Past the Gaza Strip, toward the rocket-battered city of Sderot, a new train now connects isolated Negev communities to the larger Israeli population centers. Not surprisingly, the Sderot line also opens the gates to increased tourism in that region.
For many people in Sderot, the rocket-proof train station, which opened in December 2013, was a landmark event. This is an exciting process of infrastructure development, expansion, and national renewal. The train ride through the desert territory to the south offers travelers a unique glimpse into the social-economic and national security realities faced by the modern state of Israel. It is also a starkly beautiful, scenic, and rugged trail of adventure.
The view from a southbound train is a spectacular realization that Israel is a vital and growing country. Tall cranes dot the horizon of Israel’s rising cities south of Tel Aviv. Among the white sands, shrub studded hills, and sprouting wheat fields, high-rise apartments are under construction everywhere. New developments gradually are easing Israel’s shortage of affordable housing, and cities like Ashkelon and Sderot are booming despite the ever-present threat of terror.
According to Yankele Grosfeld, who manages the small guesthouse at Kibbutz Dorot, Israel’s south is a practical destination for tourists seeking to make the “star trip of Israel.”
“We are only one hour from every major site—Jerusalem, the Dead Sea, and Tel Aviv—and it is much cheaper to stay here,” Grosfeld explains. Couples can enjoy a cozy room at Kibbutz Dorot for as little as 400 shekels (about $115) per night. Their accommodation includes an Israeli breakfast, and on Friday evenings they can join kibbutz members at the communal dining hall for a traditional Shabbat dinner experience.
The kibbutz itself is a beautifully landscaped oasis, including a lap pool, and there are scenic trails to be taken through the surrounding garlic and carrot fields, citrus orchards, and olive groves.
“Tourists love the cows,” says the secretary of Kibbutz Dorot’s guesthouse, Orian Orbach. “Foreigners come to enjoy the quiet country, biking and hiking trails, commute to the other major sites, and then return for a pleasant weekend.”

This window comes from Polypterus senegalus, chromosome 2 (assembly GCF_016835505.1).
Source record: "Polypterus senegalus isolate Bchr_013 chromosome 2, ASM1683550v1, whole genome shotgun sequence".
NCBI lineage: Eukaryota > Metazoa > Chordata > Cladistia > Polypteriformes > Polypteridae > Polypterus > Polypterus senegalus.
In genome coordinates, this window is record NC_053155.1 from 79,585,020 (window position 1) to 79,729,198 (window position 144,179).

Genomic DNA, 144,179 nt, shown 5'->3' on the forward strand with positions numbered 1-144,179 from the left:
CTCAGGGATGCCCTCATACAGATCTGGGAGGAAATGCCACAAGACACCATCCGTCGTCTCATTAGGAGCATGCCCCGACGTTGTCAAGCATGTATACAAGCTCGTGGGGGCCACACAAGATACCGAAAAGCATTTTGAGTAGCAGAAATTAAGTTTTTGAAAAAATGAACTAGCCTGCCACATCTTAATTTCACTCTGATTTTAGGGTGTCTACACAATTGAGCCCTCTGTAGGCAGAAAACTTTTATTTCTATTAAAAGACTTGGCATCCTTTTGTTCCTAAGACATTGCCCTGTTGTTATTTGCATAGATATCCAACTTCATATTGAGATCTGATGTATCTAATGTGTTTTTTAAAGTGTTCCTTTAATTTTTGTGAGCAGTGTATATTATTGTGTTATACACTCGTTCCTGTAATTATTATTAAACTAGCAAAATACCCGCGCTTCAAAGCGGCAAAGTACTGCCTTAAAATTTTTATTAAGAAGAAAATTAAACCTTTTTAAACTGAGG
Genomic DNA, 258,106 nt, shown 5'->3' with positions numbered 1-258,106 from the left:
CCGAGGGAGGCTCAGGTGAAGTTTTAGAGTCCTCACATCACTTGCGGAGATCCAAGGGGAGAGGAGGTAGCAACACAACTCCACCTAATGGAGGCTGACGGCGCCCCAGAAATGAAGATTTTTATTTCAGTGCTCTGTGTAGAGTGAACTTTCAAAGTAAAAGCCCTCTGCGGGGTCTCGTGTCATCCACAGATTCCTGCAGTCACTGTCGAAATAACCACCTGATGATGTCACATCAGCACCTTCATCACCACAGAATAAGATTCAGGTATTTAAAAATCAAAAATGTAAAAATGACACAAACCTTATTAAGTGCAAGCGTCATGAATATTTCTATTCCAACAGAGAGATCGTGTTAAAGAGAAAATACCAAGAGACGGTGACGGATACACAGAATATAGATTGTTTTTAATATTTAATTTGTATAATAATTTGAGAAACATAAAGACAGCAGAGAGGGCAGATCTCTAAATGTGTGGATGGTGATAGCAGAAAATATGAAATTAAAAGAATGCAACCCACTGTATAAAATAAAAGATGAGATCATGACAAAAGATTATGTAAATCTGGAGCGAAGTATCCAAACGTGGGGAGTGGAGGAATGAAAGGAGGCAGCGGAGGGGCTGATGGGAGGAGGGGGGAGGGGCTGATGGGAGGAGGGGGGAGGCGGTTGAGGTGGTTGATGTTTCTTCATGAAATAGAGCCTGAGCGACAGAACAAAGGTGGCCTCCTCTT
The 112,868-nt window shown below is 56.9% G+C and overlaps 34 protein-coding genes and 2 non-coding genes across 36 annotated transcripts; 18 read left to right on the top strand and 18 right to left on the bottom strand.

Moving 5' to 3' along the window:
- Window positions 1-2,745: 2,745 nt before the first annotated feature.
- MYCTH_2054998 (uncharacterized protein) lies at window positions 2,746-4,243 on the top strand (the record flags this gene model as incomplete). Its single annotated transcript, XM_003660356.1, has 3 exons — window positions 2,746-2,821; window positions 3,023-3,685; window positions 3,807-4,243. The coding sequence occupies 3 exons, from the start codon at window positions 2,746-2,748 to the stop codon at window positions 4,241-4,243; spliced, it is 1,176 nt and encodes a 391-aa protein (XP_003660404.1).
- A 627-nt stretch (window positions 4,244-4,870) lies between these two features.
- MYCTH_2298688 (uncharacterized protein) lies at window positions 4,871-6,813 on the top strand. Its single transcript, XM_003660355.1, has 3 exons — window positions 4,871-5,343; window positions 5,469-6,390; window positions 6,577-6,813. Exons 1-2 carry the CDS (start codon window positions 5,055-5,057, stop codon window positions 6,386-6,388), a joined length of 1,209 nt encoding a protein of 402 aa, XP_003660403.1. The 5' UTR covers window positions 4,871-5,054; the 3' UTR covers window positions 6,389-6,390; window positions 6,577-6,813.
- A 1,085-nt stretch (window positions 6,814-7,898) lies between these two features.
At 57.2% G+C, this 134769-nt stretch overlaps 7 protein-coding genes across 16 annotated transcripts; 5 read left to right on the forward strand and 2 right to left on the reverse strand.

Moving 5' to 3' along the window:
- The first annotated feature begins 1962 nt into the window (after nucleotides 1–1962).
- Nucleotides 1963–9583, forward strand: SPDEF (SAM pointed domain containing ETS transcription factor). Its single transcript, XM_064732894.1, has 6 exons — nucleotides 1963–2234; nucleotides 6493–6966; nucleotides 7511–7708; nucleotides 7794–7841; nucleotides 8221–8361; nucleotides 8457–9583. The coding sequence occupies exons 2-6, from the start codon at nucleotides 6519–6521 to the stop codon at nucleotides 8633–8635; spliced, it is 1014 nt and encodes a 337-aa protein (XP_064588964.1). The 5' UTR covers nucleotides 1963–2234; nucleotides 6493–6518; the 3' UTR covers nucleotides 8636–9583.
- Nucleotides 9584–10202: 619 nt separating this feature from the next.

Nearby, at Kibbutz Ruhama, early risers can catch a brilliant sunrise over the badlands. The rolling grassy landscape marked with scattered Roman ruins offers the ideal picnic spot. For 1,000 shekels (about $29), tourists can also experience the best view of the Negev and Gaza by chartering a hot air balloon tour of the countryside.
Further south, the hot springs and Turkish baths at Kibbutz Zeelim are also a popular destination. Be sure to arrange your visit in advance, as space is limited.
Negev kibbutzim are popular destinations in the summer for Israeli tourists. Many families travel together and rent out guesthouses to host parties. “There is a lot of meat,” Orbach jokes, regarding the summer barbeques. The best time to visit the Negev, however, is fast approaching. Every year, beginning in late January and continuing throughout February, Sderot is host to the Anemone Festival, a four-week event celebrating the rare red wildflowers that blossom in patches throughout the countryside. The festival is punctuated with music venues, culinary attractions, and celebrity appearances. Fun for the whole family, events are kid-oriented. There is “a whole week of activities related to fairytales and lots of sweets,” says Orbach. “We anticipate over 60,000 visitors to the festival this winter,” Grosfeld adds. “The city has organized a shuttle service from the train station to all the sites.”
Israel is fulfilling its founder’s ambitions in the Negev at a remarkable pace. Perhaps nowhere else in the country is the true Israeli experience and character more accessible to tourists. Sderot may not offer the same intensity of culture and history as Jerusalem and Tel Aviv, but it certainly has many charms of its own and should be a choice destination on tourists’ itinerary. This is kibbutz country, a pioneering experiment—and now an easy train ride from the rest of Israel’s treasures.
By Jeffrey F. Barken/JNS.org